In addition to being very aesthetically minded, Pif is very technologically savvy to fit the second part of its subtitle. They focus on technology in two ways–in the traditional electronic sense and in terms of technique and craft in writing. Focusing on the typical technological aspects, the user-friendly layout allows the reader to connect virtually to the work. Pif utilizes different social networking sites such as Facebook, Twitter, RSS, Reddit, and even Pinterest. In addition, the magazine allows for an online subscription for only 99 cents a month for one’s Kindle through Amazon.com. There is even a virtual bookshelf feature with book recommendations.
Pif does an exemplary job of publishing pieces that compliment and display the ideas of an artist’s craft. An eye-grabbing interview with author CW Moss for his illustrated book, Why Unicorn Drinks, is a particularly good example of this. The interview focuses on his concept, character, the craft of illustration, and plans for the future. The interview described in detail particular aspects of Moss’s craft. He describes laying out each panel for his book next to each other and painting a single color on each panel before cycling through the panels again with the next color. This quirky interview illustrates Pif‘s emphasis on the combination of art and craft.
The submission page of the magazine says that Pif publishes people based on “individual creative vision.” Practically, this seems to refer to works that are fresh and quirky, but not ‘experimental.’ The poems found in the latest issue are all distinct in subject, style and voice, but in their creative vision isn’t entirely distinct. They share an underlying tone of something dark, distressing, or just not altogether ‘right.’ The fiction pieces follow a pattern similar. The characters, plot, and themes in the both the macro- and the micro- fiction are varied, but there is just a tinge of something unsettling about them. The characters in the macro-fiction are slightly quirky or twisted. The micro-fiction is curious and more ominous. Also, the work tends to focus on emotion or individuals rather than the socio-economic-political problems or injustices. Overall, the vision of the each writer is “individual,” but the editors at Pif seem to be drawn to work that has underlying dark or unsettling tones and doesn’t cross too many literary lines.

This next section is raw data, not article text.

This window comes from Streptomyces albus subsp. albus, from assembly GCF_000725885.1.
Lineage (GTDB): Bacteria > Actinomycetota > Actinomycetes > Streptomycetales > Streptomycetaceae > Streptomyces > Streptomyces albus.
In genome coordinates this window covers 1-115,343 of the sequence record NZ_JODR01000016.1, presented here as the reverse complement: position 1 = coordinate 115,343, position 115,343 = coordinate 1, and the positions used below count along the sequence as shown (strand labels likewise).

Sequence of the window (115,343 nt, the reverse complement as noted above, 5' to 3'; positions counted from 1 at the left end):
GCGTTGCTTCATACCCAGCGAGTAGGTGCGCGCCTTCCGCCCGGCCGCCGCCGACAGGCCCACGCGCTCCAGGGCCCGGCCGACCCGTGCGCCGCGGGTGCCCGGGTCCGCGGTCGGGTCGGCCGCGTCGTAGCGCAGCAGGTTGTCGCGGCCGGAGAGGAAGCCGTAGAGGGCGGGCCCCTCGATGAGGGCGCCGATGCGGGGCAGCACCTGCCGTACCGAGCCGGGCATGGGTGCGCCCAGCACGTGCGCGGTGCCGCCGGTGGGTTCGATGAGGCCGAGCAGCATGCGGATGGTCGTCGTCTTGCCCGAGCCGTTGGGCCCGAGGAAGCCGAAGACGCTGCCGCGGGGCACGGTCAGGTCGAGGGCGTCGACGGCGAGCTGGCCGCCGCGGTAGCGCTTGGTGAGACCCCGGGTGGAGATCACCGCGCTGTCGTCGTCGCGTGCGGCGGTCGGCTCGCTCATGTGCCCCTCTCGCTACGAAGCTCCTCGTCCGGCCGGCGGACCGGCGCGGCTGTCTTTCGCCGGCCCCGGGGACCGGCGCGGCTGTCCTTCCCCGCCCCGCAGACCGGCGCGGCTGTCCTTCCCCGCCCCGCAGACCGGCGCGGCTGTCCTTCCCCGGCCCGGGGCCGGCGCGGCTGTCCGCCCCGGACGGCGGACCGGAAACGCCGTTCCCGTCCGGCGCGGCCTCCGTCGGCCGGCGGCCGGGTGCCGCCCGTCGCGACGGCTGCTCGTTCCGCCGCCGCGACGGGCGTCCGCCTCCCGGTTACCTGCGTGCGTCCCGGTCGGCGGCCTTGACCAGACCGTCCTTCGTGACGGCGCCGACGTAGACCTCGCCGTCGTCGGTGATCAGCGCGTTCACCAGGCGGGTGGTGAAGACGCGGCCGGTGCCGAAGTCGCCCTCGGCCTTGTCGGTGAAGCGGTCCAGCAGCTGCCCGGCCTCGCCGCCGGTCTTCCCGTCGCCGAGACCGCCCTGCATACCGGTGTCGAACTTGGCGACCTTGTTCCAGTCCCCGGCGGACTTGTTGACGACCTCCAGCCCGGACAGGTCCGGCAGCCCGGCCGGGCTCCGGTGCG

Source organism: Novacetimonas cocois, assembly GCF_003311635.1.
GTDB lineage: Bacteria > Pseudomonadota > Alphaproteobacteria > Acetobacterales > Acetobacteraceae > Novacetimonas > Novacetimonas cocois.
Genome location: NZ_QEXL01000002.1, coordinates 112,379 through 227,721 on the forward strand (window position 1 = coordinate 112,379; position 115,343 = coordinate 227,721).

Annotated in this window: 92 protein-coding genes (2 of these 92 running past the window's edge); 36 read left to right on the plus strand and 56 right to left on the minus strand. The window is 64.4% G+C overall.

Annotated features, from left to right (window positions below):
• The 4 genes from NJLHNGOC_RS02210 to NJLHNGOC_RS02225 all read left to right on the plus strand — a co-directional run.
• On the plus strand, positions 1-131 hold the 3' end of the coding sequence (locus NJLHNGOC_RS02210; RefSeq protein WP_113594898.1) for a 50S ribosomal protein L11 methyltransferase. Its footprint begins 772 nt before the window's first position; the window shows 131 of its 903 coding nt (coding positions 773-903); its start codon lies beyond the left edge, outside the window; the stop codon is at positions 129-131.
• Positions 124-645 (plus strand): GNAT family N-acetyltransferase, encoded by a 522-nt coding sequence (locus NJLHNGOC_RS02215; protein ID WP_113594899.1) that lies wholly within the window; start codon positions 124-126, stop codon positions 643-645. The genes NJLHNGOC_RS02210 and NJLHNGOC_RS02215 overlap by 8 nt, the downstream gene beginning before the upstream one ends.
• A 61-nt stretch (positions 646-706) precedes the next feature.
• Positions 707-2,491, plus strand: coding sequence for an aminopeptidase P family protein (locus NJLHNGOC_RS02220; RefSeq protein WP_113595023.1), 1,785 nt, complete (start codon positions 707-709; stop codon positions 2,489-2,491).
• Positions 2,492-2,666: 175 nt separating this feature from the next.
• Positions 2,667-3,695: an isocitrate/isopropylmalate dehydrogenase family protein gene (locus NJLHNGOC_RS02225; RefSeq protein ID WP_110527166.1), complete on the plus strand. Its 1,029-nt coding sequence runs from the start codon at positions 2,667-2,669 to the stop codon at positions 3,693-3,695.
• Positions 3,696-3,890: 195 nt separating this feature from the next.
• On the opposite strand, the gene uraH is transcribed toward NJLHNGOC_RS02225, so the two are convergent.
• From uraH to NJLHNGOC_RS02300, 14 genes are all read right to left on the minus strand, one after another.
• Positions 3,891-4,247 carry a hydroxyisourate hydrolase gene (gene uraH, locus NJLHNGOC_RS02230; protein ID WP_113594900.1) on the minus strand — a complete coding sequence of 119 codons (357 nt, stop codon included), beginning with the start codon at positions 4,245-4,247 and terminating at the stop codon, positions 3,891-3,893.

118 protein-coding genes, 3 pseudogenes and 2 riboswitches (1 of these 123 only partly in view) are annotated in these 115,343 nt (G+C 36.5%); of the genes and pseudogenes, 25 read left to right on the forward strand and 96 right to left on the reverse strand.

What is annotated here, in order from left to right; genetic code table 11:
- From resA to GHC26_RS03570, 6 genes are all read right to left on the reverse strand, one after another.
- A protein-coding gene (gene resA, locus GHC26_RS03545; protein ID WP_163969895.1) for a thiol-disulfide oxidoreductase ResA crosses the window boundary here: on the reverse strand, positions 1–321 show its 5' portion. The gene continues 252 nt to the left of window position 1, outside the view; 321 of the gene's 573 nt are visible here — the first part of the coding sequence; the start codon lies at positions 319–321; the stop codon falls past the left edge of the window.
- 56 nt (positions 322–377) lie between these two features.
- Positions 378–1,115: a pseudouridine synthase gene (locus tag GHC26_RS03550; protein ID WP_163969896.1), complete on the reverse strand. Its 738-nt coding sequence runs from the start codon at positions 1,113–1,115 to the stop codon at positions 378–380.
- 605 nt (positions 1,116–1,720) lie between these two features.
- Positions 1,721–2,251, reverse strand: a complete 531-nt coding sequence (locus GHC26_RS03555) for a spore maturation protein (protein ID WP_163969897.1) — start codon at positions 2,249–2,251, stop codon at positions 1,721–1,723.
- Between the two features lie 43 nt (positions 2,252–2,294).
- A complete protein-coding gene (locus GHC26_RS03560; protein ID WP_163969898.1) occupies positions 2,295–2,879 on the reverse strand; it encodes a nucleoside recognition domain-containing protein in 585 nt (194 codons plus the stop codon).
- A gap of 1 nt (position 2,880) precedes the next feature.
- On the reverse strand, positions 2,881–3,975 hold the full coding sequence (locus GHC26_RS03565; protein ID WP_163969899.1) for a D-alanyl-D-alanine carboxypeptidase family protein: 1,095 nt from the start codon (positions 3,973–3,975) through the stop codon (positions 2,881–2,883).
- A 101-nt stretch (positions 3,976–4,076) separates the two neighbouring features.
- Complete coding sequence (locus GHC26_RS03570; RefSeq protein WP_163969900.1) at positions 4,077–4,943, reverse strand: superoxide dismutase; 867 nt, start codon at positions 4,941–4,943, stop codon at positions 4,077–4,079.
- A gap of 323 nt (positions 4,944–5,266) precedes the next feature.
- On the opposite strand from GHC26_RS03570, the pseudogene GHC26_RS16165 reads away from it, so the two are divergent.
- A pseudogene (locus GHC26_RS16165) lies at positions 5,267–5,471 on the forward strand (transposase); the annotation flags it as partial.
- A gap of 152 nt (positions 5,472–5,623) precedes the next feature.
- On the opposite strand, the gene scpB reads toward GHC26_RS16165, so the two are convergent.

If you would consider yourself a ‘sensibly eccentric’ writer whose work has some off characters or emotional undertones, Pif might be the right place to submit your writing. According to their Facebook page, the magazine is always looking for new voices to submit to them. Even though some writers accepted to Pif are already established through print mediums, their success is not overwhelming unlike other big-name writers. The magazine asks for previously unpublished work but sometimes will accept previously published pieces if the editors deem them particularly thought-provoking or unique. Pif uses HeyPublisher to manage submissions and has clear instructions on the magazine’s website. In addition to accepting fiction, poetry, and other genres of literature, Emily Frankoski writes that Pif will soon be implementing a new system to accept art submissions from the public “any day now.” With monthly publication and unique, but thought-provoking work, writers and readers have much to intellectually gain with Pif.
Left: Gandy Dancer’s official logo. Click here to visit their site: www.gandydancer.org